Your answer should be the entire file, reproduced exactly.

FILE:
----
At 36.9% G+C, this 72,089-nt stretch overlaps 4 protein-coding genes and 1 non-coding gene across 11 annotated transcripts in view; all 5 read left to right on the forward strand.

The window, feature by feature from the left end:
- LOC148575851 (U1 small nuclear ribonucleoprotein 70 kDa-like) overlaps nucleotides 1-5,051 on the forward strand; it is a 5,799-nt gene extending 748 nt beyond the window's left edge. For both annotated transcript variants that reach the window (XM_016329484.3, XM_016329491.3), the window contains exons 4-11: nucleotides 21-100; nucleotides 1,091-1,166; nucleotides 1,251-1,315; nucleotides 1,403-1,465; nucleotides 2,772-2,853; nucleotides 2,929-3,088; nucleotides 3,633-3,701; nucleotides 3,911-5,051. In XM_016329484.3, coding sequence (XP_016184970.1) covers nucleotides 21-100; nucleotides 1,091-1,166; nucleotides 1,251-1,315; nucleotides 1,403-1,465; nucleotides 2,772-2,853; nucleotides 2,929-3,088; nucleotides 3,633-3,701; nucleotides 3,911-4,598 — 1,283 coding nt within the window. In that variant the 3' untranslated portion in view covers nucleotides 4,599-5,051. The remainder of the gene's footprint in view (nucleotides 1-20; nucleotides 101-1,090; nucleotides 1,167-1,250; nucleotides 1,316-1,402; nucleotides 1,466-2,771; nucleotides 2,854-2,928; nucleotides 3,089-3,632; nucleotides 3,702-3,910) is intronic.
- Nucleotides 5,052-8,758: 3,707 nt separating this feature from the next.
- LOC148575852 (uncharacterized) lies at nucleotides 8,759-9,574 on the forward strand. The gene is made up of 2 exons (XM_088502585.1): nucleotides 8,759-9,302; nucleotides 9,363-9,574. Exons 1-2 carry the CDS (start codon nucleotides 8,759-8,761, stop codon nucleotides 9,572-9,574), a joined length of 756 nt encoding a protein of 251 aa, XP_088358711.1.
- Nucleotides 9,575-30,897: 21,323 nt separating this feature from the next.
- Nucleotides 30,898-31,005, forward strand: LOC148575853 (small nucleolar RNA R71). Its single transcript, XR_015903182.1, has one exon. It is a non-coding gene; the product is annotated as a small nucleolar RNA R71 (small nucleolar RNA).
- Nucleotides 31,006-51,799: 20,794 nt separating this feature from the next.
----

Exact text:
At 36.9% G+C, this 72,089-nt stretch overlaps 4 protein-coding genes and 1 non-coding gene across 11 annotated transcripts in view; all 5 read left to right on the forward strand.

The window, feature by feature from the left end:
- LOC148575851 (U1 small nuclear ribonucleoprotein 70 kDa-like) overlaps nucleotides 1-5,051 on the forward strand; it is a 5,799-nt gene extending 748 nt beyond the window's left edge. For both annotated transcript variants that reach the window (XM_016329484.3, XM_016329491.3), the window contains exons 4-11: nucleotides 21-100; nucleotides 1,091-1,166; nucleotides 1,251-1,315; nucleotides 1,403-1,465; nucleotides 2,772-2,853; nucleotides 2,929-3,088; nucleotides 3,633-3,701; nucleotides 3,911-5,051. In XM_016329484.3, coding sequence (XP_016184970.1) covers nucleotides 21-100; nucleotides 1,091-1,166; nucleotides 1,251-1,315; nucleotides 1,403-1,465; nucleotides 2,772-2,853; nucleotides 2,929-3,088; nucleotides 3,633-3,701; nucleotides 3,911-4,598 — 1,283 coding nt within the window. In that variant the 3' untranslated portion in view covers nucleotides 4,599-5,051. The remainder of the gene's footprint in view (nucleotides 1-20; nucleotides 101-1,090; nucleotides 1,167-1,250; nucleotides 1,316-1,402; nucleotides 1,466-2,771; nucleotides 2,854-2,928; nucleotides 3,089-3,632; nucleotides 3,702-3,910) is intronic.
- Nucleotides 5,052-8,758: 3,707 nt separating this feature from the next.
- LOC148575852 (uncharacterized) lies at nucleotides 8,759-9,574 on the forward strand. The gene is made up of 2 exons (XM_088502585.1): nucleotides 8,759-9,302; nucleotides 9,363-9,574. Exons 1-2 carry the CDS (start codon nucleotides 8,759-8,761, stop codon nucleotides 9,572-9,574), a joined length of 756 nt encoding a protein of 251 aa, XP_088358711.1.
- Nucleotides 9,575-30,897: 21,323 nt separating this feature from the next.
- Nucleotides 30,898-31,005, forward strand: LOC148575853 (small nucleolar RNA R71). Its single transcript, XR_015903182.1, has one exon. It is a non-coding gene; the product is annotated as a small nucleolar RNA R71 (small nucleolar RNA).
- Nucleotides 31,006-51,799: 20,794 nt separating this feature from the next.